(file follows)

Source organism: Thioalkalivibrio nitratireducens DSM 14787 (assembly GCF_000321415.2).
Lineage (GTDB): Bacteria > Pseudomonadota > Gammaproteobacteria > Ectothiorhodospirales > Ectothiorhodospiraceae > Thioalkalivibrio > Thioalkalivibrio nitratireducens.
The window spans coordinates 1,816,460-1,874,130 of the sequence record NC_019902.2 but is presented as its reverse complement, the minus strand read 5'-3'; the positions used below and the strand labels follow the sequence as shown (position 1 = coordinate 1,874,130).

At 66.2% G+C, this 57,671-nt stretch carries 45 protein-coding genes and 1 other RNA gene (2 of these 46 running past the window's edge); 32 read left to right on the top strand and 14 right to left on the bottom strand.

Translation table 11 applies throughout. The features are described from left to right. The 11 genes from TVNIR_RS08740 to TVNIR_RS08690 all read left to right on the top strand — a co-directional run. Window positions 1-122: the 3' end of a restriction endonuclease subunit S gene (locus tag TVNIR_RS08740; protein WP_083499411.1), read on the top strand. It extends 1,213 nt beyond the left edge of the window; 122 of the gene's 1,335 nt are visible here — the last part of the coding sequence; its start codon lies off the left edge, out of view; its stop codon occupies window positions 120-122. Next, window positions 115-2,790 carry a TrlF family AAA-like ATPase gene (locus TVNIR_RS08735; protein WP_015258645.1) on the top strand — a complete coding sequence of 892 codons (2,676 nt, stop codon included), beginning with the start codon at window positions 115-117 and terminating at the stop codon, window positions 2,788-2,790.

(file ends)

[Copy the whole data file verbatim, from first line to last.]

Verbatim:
Source organism: Thioalkalivibrio nitratireducens DSM 14787 (assembly GCF_000321415.2).
Lineage (GTDB): Bacteria > Pseudomonadota > Gammaproteobacteria > Ectothiorhodospirales > Ectothiorhodospiraceae > Thioalkalivibrio > Thioalkalivibrio nitratireducens.
The window spans coordinates 1,816,460-1,874,130 of the sequence record NC_019902.2 but is presented as its reverse complement, the minus strand read 5'-3'; the positions used below and the strand labels follow the sequence as shown (position 1 = coordinate 1,874,130).

At 66.2% G+C, this 57,671-nt stretch carries 45 protein-coding genes and 1 other RNA gene (2 of these 46 running past the window's edge); 32 read left to right on the top strand and 14 right to left on the bottom strand.

Translation table 11 applies throughout. The features are described from left to right. The 11 genes from TVNIR_RS08740 to TVNIR_RS08690 all read left to right on the top strand — a co-directional run. Window positions 1-122: the 3' end of a restriction endonuclease subunit S gene (locus tag TVNIR_RS08740; protein WP_083499411.1), read on the top strand. It extends 1,213 nt beyond the left edge of the window; 122 of the gene's 1,335 nt are visible here — the last part of the coding sequence; its start codon lies off the left edge, out of view; its stop codon occupies window positions 120-122. Next, window positions 115-2,790 carry a TrlF family AAA-like ATPase gene (locus TVNIR_RS08735; protein WP_015258645.1) on the top strand — a complete coding sequence of 892 codons (2,676 nt, stop codon included), beginning with the start codon at window positions 115-117 and terminating at the stop codon, window positions 2,788-2,790.